Each copy module contains a security term. The security term may take the form of a single warning word, such as "VOID." Alternatively, the security term may be in the form of multiple warning words in each copy module. In another alternative, the security term may form part of a large warning word covering multiple copy modules. These various alternatives allow for placement of warning messages of a broad range of sizes anywhere on the surface of the security document.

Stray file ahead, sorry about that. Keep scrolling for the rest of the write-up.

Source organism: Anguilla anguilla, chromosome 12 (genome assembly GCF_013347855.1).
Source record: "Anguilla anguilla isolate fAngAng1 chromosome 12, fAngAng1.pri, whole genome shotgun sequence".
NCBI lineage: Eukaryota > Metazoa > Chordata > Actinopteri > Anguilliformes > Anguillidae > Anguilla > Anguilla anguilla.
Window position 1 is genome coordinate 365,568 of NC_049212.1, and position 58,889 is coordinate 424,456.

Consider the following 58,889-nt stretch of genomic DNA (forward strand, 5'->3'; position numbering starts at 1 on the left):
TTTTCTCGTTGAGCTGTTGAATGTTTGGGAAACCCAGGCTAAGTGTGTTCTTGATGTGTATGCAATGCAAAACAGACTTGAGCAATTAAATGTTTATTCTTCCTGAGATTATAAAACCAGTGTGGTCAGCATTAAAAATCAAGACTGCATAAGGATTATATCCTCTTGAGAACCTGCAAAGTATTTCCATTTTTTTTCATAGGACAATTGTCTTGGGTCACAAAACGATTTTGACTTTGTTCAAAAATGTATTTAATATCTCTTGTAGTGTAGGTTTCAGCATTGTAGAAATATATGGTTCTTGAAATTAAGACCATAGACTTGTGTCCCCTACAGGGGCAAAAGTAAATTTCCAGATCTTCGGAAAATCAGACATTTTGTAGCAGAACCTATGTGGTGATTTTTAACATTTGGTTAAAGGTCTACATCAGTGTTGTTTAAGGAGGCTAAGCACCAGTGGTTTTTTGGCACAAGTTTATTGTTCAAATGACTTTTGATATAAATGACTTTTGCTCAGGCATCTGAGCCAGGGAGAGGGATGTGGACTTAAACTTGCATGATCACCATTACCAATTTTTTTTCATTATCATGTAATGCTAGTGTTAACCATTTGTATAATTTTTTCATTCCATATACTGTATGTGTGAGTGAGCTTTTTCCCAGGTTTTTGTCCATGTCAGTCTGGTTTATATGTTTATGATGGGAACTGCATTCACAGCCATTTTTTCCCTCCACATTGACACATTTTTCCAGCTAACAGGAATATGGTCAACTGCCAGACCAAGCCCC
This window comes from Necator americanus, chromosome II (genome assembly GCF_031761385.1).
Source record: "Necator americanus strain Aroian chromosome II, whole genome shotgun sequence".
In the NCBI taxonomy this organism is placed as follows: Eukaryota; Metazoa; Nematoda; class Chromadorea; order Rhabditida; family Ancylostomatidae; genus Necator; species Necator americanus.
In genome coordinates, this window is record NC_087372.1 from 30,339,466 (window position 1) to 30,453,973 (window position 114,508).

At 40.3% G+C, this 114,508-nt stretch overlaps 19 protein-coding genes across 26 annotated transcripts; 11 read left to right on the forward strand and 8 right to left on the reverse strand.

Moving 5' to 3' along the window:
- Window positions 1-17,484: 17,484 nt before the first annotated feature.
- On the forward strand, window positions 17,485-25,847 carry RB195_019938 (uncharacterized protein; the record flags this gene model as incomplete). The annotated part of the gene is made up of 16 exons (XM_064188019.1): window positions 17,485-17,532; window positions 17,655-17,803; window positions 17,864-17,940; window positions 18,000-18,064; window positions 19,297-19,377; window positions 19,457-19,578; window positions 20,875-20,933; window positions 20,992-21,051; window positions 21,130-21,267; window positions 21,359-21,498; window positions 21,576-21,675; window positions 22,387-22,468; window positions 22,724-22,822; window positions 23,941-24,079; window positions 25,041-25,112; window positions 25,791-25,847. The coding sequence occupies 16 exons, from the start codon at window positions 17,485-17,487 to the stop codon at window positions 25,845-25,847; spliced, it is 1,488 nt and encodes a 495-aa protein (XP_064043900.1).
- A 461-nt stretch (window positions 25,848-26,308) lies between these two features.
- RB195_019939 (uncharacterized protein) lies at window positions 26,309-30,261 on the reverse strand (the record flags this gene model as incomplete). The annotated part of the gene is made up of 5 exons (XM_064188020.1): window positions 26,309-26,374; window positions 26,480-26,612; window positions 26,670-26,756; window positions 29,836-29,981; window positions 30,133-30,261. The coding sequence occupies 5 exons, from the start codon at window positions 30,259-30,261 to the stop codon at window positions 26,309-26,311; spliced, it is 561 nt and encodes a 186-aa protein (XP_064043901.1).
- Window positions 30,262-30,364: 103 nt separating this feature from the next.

The tone of the security document may be a uniform tone over the document surface. In this embodiment, the density of the document may have different values for the security term and the background printed matter, but the field will appear constant. Alternatively, the surface of the security document may use a graded or graduated screen. In this embodiment, for example, the frequencies of the background elements and the security term elements remain the same, while the size of the elements is varied across the document. As an example, the frequency might be 130 lines per inch and 65 lines per inch for the background elements and the security term elements, respectively. The size of the background elements may vary across the document so that the density varies from 30% of the area covered to 3%, and the size of the security term elements may vary across the document so that the density varies from 49% to 4% of the area covered. For example, the highest percentages of coverage may be at the top of the security document. These percentages are then gradually reduced toward the bottom of the document. This change in coverage percentages may occur in steps, producing bands of slightly differing tone. If desired, however, the size of the elements or the frequency of the elements, or both, may be continuously varied over the document surface. Regardless of the manner in which the size of the background elements and the size of the security term elements are varied, the selection of element sizes for a given area on the document is made such that they provide generally equal tone. The tones may differ more if a camouflage image is used.